CNES at GLOC 2023 (Global Space Conference on Climate Change)

Jointly organized by the International Astronautical Federation (IAF) and the Norwegian Space Agency (NOSA), the 2023 Global Space Conference on Climate Change (GLOC 2023) is the first international space conference of its kind dedicated to climate change. GLOC 2023 was held in Oslo, 23–25 May, and focused on the theme of “Fire and Ice: Space for Climate Action”. It was attended by more than 500 specialists from across the space sector representing 42 countries.

At the event, NOSA Director General Christian Hauglie-Hanssen signed the Space for Climate Observatory (SCO) Charter on Tuesday, 23 May 2023. The signing ceremony took place in the presence of Lionel Suchet, https://fscience-old.originis.fr/wp-content/uploads/2023/06/GLOC_Oslo_Norway_S2_27juillet2022_web-2-1.jpg’s Chief Operating Officer; Laurence Monnoyer-Smith, Director of https://fscience-old.originis.fr/wp-content/uploads/2023/06/GLOC_Oslo_Norway_S2_27juillet2022_web-2-1.jpg’s Sustainable Development Office; Frédéric Bretar, Head of the Space for Climate Observatory at https://fscience-old.originis.fr/wp-content/uploads/2023/06/GLOC_Oslo_Norway_S2_27juillet2022_web-2-1.jpg; and Ole Morten Olsen, Director of Business Development and Innovation at NOSA. This latest signing brings to 38 the number of entities involved in the SCO.

The Space for Climate Observatory is an international alliance created at https://fscience-old.originis.fr/wp-content/uploads/2023/06/GLOC_Oslo_Norway_S2_27juillet2022_web-2-1.jpg’s initiative in 2017 as a best-effort-based initiative. Officially launched in 2019, it aims to strengthen international cooperation in efforts to tackle climate change and offer operational space solutions for local decisionmakers so they can help vulnerable regions adapt to climate change. In its first four years, the SCO has grown steadily,

especially since the introduction of the International Charter on the Establishment of the Space for Climate Observatory on 1 September 2022, which formally sets out its governance. The SCO currently has 38 signatories. They include space agencies and international organizations, of which 24 member states and three UN agencies (UNEP, UNDP, UNOOSA), which support the emergence of SCO projects.

Norway’s signing of the Charter in May 2023 further strengthens the SCO’s development and expansion.
“Norway, represented by NOSA, supports the Space for Climate Observatory initiative and we’re pleased to be among the signatories of its Charter and to host the 11th session of the SCO Steering Committee,” said Christian Hauglie-Hanssen, Director General of NOSA. “We’re delighted to be working with our international partners, including https://fscience-old.originis.fr/wp-content/uploads/2023/06/GLOC_Oslo_Norway_S2_27juillet2022_web-2-1.jpg, and contributing to cooperation between the various national space agencies and other stakeholders focusing on the practical issues around climate change affecting our societies.”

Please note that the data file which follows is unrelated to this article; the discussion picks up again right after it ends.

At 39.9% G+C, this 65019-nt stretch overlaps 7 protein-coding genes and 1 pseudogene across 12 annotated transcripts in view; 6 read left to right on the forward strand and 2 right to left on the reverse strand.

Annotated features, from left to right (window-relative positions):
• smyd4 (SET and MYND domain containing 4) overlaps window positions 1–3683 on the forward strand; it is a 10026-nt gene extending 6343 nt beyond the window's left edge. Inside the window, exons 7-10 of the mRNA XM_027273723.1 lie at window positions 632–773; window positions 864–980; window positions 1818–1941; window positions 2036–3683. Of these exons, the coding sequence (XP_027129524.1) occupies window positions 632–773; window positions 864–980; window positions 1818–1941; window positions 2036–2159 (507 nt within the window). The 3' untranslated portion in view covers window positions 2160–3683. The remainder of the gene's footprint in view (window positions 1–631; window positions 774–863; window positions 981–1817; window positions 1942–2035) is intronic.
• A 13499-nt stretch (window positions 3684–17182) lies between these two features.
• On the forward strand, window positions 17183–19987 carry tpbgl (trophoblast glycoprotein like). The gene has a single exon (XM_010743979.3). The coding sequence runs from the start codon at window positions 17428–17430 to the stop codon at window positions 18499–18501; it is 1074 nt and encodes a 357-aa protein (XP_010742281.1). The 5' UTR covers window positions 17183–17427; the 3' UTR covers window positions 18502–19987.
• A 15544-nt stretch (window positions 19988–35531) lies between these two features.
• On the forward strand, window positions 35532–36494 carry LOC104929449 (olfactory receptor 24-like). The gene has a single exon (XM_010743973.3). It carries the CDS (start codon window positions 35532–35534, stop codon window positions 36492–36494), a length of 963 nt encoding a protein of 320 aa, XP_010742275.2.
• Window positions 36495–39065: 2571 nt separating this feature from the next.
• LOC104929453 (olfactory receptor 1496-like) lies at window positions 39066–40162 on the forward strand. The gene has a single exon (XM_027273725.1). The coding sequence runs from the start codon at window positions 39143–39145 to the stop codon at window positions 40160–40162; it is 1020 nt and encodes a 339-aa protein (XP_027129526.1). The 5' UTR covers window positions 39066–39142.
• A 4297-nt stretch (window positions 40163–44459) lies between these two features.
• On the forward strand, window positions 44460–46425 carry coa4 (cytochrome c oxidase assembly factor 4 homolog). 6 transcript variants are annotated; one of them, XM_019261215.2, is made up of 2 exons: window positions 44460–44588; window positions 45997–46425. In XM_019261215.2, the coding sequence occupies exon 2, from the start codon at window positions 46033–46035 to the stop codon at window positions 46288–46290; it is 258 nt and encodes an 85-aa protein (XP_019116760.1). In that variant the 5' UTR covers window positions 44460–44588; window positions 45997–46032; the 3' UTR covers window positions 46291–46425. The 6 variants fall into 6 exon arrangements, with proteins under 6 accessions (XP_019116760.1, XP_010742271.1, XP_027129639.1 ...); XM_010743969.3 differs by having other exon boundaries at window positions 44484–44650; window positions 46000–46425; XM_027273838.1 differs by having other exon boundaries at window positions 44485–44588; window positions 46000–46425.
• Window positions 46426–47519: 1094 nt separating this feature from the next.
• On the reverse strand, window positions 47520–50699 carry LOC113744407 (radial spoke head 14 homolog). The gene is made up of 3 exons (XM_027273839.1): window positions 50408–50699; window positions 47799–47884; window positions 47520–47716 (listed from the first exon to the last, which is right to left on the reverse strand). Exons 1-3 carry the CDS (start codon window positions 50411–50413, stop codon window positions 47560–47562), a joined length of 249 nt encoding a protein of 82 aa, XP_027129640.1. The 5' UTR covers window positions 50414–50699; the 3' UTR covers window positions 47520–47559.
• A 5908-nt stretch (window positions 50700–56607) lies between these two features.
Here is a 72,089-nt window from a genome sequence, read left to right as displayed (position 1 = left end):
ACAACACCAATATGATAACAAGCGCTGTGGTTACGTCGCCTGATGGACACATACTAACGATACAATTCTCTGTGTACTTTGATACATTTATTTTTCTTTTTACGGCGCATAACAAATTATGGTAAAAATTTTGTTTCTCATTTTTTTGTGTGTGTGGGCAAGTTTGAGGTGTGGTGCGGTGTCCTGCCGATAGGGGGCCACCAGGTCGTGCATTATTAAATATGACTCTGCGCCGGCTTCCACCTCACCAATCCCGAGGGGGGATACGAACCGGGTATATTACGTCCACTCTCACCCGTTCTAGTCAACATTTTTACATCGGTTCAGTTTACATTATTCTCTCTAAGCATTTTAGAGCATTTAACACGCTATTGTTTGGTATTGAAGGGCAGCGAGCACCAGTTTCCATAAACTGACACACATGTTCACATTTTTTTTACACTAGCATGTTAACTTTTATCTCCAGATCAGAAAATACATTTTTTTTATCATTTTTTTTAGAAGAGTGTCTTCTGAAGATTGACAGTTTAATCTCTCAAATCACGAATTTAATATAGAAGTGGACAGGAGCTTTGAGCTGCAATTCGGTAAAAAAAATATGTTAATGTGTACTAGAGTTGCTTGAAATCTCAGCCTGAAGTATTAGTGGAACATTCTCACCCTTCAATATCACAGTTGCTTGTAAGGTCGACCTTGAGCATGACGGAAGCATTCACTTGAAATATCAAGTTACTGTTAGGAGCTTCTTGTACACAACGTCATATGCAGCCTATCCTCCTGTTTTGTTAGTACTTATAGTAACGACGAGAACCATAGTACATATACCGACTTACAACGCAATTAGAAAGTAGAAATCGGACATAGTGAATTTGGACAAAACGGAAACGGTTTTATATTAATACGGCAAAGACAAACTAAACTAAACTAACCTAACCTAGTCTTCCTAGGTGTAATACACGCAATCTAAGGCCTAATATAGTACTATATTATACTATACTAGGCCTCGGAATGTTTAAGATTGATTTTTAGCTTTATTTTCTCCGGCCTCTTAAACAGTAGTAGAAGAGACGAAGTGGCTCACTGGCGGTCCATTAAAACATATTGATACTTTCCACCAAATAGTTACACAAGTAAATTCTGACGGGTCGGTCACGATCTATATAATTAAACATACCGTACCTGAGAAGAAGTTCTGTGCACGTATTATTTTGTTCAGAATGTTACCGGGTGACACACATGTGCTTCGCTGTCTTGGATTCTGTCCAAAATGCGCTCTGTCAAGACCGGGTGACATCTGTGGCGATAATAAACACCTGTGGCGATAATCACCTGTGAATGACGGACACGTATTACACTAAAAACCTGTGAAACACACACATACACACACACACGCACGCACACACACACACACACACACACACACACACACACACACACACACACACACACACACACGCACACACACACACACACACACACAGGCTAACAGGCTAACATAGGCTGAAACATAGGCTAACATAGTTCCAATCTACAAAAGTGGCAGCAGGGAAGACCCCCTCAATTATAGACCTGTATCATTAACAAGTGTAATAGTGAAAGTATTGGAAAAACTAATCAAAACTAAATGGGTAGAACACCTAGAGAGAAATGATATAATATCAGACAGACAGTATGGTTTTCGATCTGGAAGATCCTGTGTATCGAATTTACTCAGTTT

Satellite data for climate is an important part of the Norwegian government’s five core areas of development aid: education, healthcare, business development, climate and renewable energy, and humanitarian efforts. NOSA is assisting the Norwegian Ministry of Climate and Environment and the Norwegian Agency for Development Cooperation (NORAD) with professional advice on space related topics. In September 2020, Norway signed an agreement worth 400 million Norwegian kroner to purchase high-resolution satellite imagery for tropical rainforest monitoring. The Norway International Climate and Forest Initiative (NICFI) Satellite Data Programme is a government initiative administered by the Ministry of Climate and Environment in partnership with NORAD. The programme is being delivered by Kongsberg Satellite Services (KSAT), Airbus and Planet with the aim of protecting the world’s tropical rainforests. It is Norway’s most important climate change mitigation initiative serving rainforest countries, international organizations and civil society.

“Space offers a unique vantage point for observing our planet,” said Lionel Suchet, https://fscience-old.originis.fr/wp-content/uploads/2023/06/GLOC_Oslo_Norway_S2_27juillet2022_web-2-1.jpg’s Chief Operating Officer. “Satellite technology enables highly precise measurement of many essential climate variables (ECVs) for understanding and adapting to climate change. By designing advanced methodologies incorporating multiple data sources to generate action scenarios, the SCO intends to become a major decision support tool for preparation, adaptation and resilience to the impacts of climate change on a local scale. Norway’s membership of the SCO is part of the international expansion of this initiative.”

Partager

Derniers articles dans la thématique